However, Netanyahu’s foreign minister, Avigdor Lieberman, told reporters Sunday that he sees no chance of peace. “In the 16 years since the Oslo Accords, we haven’t managed to bring peace to the region, and I’m willing to bet that there won’t be peace in another 16 years, either. Certainly not on the basis of the two-state solution,” Lieberman said.
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“There is a new language from President Obama, but we expect real pressure on Israelis,” Meshal said. “There are demands Israel stop the settlements but this is not the price we are after … although it’s an essential step.”
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Israeli officials rejected on Saturday a statement by US Secretary of State Hillary Clinton dismissing Israeli assertions that the Bush administration had agreed to allow some construction in the settlements to allow for natural growth.
“There is no memorialization of any informal and oral agreements. If they did occur, which, of course, people say they did, they did not become part of the official position of the United States government,” Clinton told reporters on Friday, in a news conference with her Turkish counterpart, Ahmet Davutoglu, at the State Department.
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The Obama administration is preparing a Middle East peace process that will include simultaneous bilateral talks between Israel and the Palestinians, and between Israel and Syria. The plan is based on the Arab peace initiative that offers establishing normal relations between Israel and Arab League states in exchange for withdrawing from the occupied territories and establishing a Palestinian state.
The United States will put together a “security package,” including demilitarization of the territories from which Israel will withdraw and the option of stationing a multinational force in them for years.
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“I don’t believe that Prime Minister [Benjamin] Netanyahu would do that. I think he would be ill-advised to do that,” Biden told the U.S. network’s reporter Wolf Blitzer. “And so my level of concern is no different than it was a year ago.”
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In an unusually harsh criticism, an Israeli Minister on Monday said the Jewish state “does not take orders from Barack Obama” after the US President renewed support for the Annapolis agreement and the stalled roadmap plan for Israeli-Palestinian peace.
Environmental Protection Minister Gilad Erdan of the Likud party also praised hardliner Foreign Minister Avigdor Lieberman, who last week said that Israel was not bound by the 2007 Annapolis talks.
According to new information received by Amnesty International, the Wehr Elbe, a German cargo ship which had been chartered and controlled by US Military Sealift Command, docked and unloaded its cargo of reportedly over 300 containers at the Israeli port of Ashdod, just 40 km north of Gaza by road. The German ship left the USA for Israel on 20 December, one week before the start of Israeli attacks on Gaza, carrying 989 containers of munitions, each of them 20 feet long with a total estimated net weight of 14,000 tons.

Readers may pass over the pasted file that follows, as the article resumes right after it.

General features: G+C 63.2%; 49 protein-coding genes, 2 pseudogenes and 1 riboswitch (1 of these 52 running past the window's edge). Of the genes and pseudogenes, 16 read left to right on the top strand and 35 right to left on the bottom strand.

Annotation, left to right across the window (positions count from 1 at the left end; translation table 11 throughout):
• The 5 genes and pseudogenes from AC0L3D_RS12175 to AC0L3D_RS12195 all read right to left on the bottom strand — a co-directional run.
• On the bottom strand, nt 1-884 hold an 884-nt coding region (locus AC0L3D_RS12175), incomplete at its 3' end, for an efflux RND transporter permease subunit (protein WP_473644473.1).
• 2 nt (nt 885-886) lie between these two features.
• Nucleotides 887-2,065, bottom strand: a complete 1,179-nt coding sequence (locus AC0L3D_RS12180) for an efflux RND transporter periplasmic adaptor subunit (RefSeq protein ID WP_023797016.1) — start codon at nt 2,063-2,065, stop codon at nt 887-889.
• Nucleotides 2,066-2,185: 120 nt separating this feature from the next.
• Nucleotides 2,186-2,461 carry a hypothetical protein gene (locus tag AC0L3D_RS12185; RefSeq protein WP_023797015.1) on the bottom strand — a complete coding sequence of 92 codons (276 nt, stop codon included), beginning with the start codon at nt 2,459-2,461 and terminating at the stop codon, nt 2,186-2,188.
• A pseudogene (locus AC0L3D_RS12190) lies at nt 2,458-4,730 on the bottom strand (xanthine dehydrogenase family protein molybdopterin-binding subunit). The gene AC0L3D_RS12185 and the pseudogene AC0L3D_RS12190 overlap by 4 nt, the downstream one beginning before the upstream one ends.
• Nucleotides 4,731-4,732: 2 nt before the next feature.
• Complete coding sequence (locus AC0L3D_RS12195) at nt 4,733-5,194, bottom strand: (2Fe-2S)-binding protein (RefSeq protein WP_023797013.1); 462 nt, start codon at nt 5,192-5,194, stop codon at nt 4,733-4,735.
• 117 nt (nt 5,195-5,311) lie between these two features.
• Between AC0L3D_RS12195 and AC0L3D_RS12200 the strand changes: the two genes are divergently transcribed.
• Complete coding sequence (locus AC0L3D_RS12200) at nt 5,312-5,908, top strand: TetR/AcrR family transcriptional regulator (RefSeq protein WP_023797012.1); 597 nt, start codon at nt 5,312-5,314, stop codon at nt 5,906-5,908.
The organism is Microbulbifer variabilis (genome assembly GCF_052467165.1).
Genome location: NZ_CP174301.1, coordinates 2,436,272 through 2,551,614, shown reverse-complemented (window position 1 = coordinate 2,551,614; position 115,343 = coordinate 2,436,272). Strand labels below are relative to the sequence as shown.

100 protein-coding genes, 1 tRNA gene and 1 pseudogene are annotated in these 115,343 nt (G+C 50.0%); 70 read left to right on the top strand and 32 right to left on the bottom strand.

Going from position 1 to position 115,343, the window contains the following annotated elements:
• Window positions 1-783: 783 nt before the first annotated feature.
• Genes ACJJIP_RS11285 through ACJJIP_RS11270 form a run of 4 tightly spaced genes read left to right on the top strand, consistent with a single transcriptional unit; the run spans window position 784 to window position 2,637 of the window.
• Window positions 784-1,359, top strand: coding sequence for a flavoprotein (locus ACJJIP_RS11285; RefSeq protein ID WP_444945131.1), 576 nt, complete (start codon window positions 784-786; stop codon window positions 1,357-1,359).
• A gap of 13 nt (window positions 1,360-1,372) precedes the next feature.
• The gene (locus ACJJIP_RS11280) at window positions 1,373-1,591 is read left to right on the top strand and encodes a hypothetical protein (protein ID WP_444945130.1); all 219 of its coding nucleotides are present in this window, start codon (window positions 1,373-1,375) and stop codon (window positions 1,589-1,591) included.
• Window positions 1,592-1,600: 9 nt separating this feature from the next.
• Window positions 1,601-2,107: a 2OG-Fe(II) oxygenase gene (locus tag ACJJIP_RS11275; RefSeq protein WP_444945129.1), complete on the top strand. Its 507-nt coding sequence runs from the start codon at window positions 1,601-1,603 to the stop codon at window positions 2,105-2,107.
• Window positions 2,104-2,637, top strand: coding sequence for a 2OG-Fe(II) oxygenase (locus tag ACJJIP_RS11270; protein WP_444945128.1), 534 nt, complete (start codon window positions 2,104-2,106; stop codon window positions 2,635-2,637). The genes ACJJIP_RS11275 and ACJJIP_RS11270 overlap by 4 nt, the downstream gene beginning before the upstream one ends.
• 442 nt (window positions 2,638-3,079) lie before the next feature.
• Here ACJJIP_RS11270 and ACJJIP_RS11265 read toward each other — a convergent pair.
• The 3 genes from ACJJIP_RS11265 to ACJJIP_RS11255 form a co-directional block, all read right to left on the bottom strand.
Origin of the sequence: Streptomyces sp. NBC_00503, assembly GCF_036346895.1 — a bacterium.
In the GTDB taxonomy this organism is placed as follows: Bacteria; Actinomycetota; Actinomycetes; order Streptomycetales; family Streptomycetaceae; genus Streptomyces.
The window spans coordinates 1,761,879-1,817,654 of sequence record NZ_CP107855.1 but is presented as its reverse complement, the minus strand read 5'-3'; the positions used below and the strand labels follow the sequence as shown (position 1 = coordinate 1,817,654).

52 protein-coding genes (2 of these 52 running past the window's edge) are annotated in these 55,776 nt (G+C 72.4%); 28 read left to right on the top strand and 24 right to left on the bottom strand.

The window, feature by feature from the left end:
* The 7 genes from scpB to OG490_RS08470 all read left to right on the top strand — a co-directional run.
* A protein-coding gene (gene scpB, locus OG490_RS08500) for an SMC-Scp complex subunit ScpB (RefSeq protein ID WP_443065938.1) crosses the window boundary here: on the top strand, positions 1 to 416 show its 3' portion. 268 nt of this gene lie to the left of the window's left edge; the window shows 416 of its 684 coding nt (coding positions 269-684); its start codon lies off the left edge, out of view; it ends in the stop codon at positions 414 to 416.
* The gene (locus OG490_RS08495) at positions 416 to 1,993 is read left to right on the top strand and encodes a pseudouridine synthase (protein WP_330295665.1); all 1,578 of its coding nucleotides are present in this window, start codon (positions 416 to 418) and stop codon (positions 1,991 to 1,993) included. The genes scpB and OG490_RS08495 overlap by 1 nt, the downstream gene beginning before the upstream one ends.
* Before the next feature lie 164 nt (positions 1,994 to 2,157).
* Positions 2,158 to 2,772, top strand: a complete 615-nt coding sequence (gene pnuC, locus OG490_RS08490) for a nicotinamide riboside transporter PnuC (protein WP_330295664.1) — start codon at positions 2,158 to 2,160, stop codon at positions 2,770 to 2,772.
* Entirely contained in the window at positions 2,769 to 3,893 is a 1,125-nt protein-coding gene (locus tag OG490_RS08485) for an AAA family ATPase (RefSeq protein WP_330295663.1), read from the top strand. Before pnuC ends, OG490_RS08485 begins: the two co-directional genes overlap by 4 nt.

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The decision to visit Jerusalem several weeks after his first meeting with Prime Minister Benjamin Netanyahu in Washington is meant to emphasize Obama’s commitment to an active role in achieving a two-state solution for the Palestinian-Israeli conflict.
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The public gloss on Fayyad’s departure, set for the end of this month, is that it would pave the way for a new Hamas-Fatah unity government. Talks between the rival Palestinian factions began in earnest on Tuesday in Cairo, and according to Palestinian officials involved in the talks, the Egyptians, at Washington’s behest, may be trying to reposition Fayyad for a comeback. It won’t be easy; Hamas had long made clear that it did not recognize Fayyad’s legitimacy as Prime Minister. Fayyad, a former Finance Minister, was appointed Prime Minister in 2007 of a West Bank-based emergency government by President Mahmoud Abbas, in a bid to outflank Hamas. The Islamists hold a majority in the Palestinian parliament, but many legislators were placed under Israeli arrest, preventing the legislature from sitting. But Hamas wasn’t Fayyad’s only problem.
For full article, visit http://www.time.com/time/world/article/0,8599,1884103,00.html
Assad underlined the need for continued resistance, a reference to anti-Israeli militant groups like the Palestinian Hamas, which Damascus supports.
“Resistance is a national and patriotic and moral duty and it is the only option,” he said. “Peace cannot be achieved with an enemy who does not believe in peace without it being imposed on him by resistance.”
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